Sundays are for looking at a week of half-term ahead of you and wondering what you’re going to do with yourself. Interact with the child? Mm. Let’s think about it while reading some of the week’s best writing about videogames.
Brendan Caldwell, RPS in peace, wrote about his experiences being dog piled by Final Fantasy fans. That was for an article he wrote while here, by the way. I still think it’s a great article, and the new piece is a snapshot, for those interested, of what it can be like to write about videogames.
Within a week, my defining memorial association with Final Fantasy XIV had become the dog pile, the hate tweets, the froth, the suicide encouragement. The most unsettling mal-tweeter surfaced in my Twitter DMs like a rat from a toilet bowl and said they won’t be surprised when I am someday arrested for paedophilia. I reported all of this. I’m not sure what effect it had. I discovered someone had posted a Reddit thread about me two days after my article’s publication. Two days after that, a YouTuber had made a video about me. If I were to define the resulting mass of communications on the Saffir-Simpson scale, I would judge it a category 2 tropical cyclone of hate. Weatherable, unpleasant.
I’ve never played Snake Eater, but I’ve watched the video of its protagonist (I think his name is Barry Snake Eater) climbing a ladder several times. I enjoyed Ash Parrish’s article for Kotaku about tracking down Cynthia Harrell, who sang the song.
After defeating The End boss in Metal Gear Solid 3, the player needs to make the protagonist Naked Snake ascend a very tall ladder for three minutes. Nothing else happens for those three minutes. The game is quiet save the soft ping of Snake’s feet on the ladder’s rungs. In a game that’s part spy-thriller, part-gut wrenching family drama, it is a moment curiously devoid of any action or dialogue.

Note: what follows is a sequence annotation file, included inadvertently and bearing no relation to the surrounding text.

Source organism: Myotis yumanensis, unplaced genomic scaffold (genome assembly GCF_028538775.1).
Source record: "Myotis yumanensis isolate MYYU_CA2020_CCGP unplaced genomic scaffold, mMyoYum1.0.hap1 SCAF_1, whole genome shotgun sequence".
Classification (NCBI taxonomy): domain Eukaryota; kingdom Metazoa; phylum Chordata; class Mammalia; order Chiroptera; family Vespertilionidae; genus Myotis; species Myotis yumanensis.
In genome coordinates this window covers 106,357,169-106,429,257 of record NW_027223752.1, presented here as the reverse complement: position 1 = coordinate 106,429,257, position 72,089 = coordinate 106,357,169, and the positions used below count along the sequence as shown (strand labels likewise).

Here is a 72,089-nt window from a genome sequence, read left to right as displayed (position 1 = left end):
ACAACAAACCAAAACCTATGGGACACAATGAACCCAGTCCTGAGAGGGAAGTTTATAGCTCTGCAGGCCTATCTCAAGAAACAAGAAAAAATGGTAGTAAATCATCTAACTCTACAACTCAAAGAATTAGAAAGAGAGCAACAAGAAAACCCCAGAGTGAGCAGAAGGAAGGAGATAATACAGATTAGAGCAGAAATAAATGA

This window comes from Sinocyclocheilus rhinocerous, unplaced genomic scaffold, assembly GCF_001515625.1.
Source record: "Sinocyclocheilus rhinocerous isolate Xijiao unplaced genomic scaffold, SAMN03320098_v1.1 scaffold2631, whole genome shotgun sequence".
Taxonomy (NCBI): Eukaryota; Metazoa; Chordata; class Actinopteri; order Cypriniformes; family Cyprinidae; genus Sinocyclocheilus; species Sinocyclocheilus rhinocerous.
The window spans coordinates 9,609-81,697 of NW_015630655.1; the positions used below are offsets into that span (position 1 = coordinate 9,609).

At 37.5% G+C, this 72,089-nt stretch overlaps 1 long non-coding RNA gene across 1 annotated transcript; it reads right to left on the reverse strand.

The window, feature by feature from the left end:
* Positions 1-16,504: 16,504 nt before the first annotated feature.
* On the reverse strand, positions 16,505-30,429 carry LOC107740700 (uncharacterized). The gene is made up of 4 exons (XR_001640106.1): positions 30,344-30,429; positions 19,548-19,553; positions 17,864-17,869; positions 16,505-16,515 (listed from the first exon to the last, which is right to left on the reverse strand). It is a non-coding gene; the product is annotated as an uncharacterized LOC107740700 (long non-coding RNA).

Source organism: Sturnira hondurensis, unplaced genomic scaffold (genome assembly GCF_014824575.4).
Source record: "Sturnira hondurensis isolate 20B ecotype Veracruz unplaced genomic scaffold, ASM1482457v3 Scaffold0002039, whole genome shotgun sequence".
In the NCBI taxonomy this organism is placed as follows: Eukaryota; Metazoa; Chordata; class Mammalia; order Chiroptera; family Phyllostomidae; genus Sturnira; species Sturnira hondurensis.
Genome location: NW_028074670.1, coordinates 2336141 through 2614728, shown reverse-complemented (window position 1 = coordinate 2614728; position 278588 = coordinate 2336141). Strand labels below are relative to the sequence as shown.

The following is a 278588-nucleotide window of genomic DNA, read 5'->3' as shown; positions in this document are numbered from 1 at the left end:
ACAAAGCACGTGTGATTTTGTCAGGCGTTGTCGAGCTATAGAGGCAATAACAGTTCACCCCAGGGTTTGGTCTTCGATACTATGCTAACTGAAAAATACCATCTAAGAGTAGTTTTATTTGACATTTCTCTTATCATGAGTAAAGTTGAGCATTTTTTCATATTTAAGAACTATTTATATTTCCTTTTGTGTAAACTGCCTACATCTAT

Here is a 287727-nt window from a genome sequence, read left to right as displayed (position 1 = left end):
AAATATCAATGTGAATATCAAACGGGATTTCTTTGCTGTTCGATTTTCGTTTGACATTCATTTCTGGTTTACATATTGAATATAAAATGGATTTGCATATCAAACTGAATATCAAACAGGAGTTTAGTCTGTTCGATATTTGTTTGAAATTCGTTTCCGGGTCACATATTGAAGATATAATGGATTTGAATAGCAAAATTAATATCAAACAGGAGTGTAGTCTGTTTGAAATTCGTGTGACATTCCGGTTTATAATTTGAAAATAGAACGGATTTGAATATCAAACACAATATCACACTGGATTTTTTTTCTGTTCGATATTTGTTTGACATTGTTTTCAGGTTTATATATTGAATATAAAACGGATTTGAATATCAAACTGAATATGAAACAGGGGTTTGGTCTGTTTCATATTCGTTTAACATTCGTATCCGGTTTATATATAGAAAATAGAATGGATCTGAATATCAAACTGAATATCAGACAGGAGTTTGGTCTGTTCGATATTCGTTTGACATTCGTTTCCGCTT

Then you hear Harrell’s unaccompanied voice slowly waft in as if blown on a breeze. It echoes faintly in the cavernous concrete shaft, slowly building in volume the higher Snake climbs before tapering off into quiet again when he reaches the top.
Everybody is still obsessed with Hades. For Gamespot, Aron Garst wrote about how the game changes what it means to be a Roguelike, by rewarding failure and working to ensure player progress. The term “Roguelike” feels like it’s stretched to breaking point, if it covers everything from Hades to Noita to Crown Trick.
Roguelikes are historically difficult. Games like FTL, The Binding of Isaac, and Spelunky popularized a genre where players would need to spend dozens of hours just to get good enough to to finish a run that can be completed in one sitting. Kasavin wanted players to spend dozens of hours playing Hades, but he wanted to reward them during that time.
We don’t do a good enough job of explaining what’s happening in PC gaming to an audience that’s not following along post by post. I therefore appreciated Evan Lahti’s article on PC Gamer covering the recent unpredictability within the space, including the sudden and unlikely successes of games like Among Us and Phasmophobia and Fall Guys.
I think viewers were excited to have two significant political figures lend their hobby some legitimacy. But this memorable event couldn’t have happened without PC gaming’s propensity to produce massive hits out of nowhere. If you’d told me in January that Rep. Ilhan Omar would be slaying streamers in an indie game designed by three people, I would’ve called it weird progressive fan fiction.
The Marvel’s Avengers game seemed to make a blip upon release, and then disappear, but I was happy to read more about it. For Kotaku, Kevin Wong wrote about how much better the game becomes once you’ve “fully powered up”.
None of this would have been possible without hours of grinding, which meant these characters only felt the most fun to play at the end. The characters in their initial, non-upgraded forms didn’t just feel weak; they felt incomplete, as if the developers had stripped away some of their inherent abilities to give the grind some incentive and purpose.
A lot of the music I listen to is designed to help me work, and for certain tasks I want instrumentals. Music this week is German duo Kollektiv Turmstrasse’s Schwindelig, which has been on my playlist for most of 2020.